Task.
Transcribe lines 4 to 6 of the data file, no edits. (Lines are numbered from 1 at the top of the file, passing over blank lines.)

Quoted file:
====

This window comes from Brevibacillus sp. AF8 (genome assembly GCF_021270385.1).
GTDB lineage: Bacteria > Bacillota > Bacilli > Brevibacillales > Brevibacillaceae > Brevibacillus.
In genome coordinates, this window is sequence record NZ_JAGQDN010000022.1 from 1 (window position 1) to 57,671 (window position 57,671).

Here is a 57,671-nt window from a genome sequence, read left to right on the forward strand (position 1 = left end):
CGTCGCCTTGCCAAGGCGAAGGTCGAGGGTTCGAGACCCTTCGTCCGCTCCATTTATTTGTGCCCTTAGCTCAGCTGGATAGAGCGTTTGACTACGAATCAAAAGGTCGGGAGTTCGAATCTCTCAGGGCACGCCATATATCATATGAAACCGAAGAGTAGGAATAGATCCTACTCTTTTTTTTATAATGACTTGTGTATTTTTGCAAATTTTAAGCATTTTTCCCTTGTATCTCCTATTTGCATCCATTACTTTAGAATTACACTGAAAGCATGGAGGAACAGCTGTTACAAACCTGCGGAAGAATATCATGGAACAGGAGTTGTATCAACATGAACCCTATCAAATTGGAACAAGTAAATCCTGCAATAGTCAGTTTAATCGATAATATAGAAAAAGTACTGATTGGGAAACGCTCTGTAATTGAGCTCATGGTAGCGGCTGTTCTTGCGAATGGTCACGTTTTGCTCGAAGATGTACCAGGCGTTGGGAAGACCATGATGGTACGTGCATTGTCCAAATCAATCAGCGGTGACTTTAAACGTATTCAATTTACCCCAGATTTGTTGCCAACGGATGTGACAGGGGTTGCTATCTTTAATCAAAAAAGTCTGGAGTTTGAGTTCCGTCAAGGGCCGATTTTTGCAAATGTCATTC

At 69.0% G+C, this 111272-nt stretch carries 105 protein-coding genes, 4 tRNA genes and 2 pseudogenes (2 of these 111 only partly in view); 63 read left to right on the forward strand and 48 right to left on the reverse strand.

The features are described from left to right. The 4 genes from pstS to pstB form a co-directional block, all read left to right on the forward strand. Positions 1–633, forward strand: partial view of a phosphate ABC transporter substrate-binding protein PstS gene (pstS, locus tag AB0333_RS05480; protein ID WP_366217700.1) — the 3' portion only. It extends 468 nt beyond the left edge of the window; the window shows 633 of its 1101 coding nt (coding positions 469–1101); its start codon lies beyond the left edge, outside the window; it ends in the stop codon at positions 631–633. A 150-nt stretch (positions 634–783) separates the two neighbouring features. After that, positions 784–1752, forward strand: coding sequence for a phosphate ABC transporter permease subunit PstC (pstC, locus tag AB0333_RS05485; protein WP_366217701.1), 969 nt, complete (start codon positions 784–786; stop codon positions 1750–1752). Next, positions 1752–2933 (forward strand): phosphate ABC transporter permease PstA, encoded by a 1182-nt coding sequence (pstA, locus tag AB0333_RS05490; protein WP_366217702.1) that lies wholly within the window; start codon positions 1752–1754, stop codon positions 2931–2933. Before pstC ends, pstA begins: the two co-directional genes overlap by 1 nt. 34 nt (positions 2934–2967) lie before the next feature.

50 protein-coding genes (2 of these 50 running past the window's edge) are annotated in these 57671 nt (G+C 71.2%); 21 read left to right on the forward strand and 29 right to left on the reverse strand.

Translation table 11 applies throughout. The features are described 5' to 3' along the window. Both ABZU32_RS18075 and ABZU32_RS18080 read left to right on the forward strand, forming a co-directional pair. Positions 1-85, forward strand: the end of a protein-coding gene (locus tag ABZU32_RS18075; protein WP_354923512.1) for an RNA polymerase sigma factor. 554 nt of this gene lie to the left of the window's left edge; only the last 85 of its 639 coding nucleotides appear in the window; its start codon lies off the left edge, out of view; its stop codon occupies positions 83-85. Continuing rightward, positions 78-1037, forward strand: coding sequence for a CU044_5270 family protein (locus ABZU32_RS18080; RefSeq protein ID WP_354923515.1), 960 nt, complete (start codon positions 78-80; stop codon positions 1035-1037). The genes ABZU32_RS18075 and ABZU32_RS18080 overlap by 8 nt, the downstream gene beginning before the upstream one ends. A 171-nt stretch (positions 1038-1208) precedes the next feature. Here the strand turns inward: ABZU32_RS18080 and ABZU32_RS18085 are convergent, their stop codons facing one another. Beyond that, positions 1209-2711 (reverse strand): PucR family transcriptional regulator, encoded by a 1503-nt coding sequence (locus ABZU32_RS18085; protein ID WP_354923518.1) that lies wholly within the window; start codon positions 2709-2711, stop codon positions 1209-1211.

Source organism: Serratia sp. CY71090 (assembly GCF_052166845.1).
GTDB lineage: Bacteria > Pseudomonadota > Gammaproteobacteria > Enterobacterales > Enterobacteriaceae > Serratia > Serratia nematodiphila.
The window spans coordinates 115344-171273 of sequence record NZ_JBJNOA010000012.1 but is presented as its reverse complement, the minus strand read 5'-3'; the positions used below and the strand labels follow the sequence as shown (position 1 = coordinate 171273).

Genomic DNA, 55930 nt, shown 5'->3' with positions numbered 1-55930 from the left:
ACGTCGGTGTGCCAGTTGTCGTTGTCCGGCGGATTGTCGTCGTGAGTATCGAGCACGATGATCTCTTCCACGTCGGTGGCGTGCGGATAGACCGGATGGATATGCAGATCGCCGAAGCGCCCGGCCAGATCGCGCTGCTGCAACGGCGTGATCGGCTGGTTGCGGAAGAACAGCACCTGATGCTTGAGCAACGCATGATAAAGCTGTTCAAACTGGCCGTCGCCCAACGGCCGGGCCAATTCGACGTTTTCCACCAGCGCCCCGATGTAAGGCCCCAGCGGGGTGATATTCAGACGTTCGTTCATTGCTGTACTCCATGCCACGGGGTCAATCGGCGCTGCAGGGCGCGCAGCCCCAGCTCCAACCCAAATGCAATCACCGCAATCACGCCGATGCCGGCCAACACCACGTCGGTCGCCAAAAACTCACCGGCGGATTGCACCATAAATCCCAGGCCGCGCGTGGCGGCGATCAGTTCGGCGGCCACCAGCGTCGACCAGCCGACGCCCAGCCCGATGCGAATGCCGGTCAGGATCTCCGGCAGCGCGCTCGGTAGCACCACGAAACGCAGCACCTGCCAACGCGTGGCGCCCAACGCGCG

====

Here is a 57,671-nt window from a genome sequence, read left to right on the forward strand (position 1 = left end):
CGTCGCCTTGCCAAGGCGAAGGTCGAGGGTTCGAGACCCTTCGTCCGCTCCATTTATTTGTGCCCTTAGCTCAGCTGGATAGAGCGTTTGACTACGAATCAAAAGGTCGGGAGTTCGAATCTCTCAGGGCACGCCATATATCATATGAAACCGAAGAGTAGGAATAGATCCTACTCTTTTTTTTATAATGACTTGTGTATTTTTGCAAATTTTAAGCATTTTTCCCTTGTATCTCCTATTTGCATCCATTACTTTAGAATTACACTGAAAGCATGGAGGAACAGCTGTTACAAACCTGCGGAAGAATATCATGGAACAGGAGTTGTATCAACATGAACCCTATCAAATTGGAACAAGTAAATCCTGCAATAGTCAGTTTAATCGATAATATAGAAAAAGTACTGATTGGGAAACGCTCTGTAATTGAGCTCATGGTAGCGGCTGTTCTTGCGAATGGTCACGTTTTGCTCGAAGATGTACCAGGCGTTGGGAAGACCATGATGGTACGTGCATTGTCCAAATCAATCAGCGGTGACTTTAAACGTATTCAATTTACCCCAGATTTGTTGCCAACGGATGTGACAGGGGTTGCTATCTTTAATCAAAAAAGTCTGGAGTTTGAGTTCCGTCAAGGGCCGATTTTTGCAAATGTCATTC

At 69.0% G+C, this 111272-nt stretch carries 105 protein-coding genes, 4 tRNA genes and 2 pseudogenes (2 of these 111 only partly in view); 63 read left to right on the forward strand and 48 right to left on the reverse strand.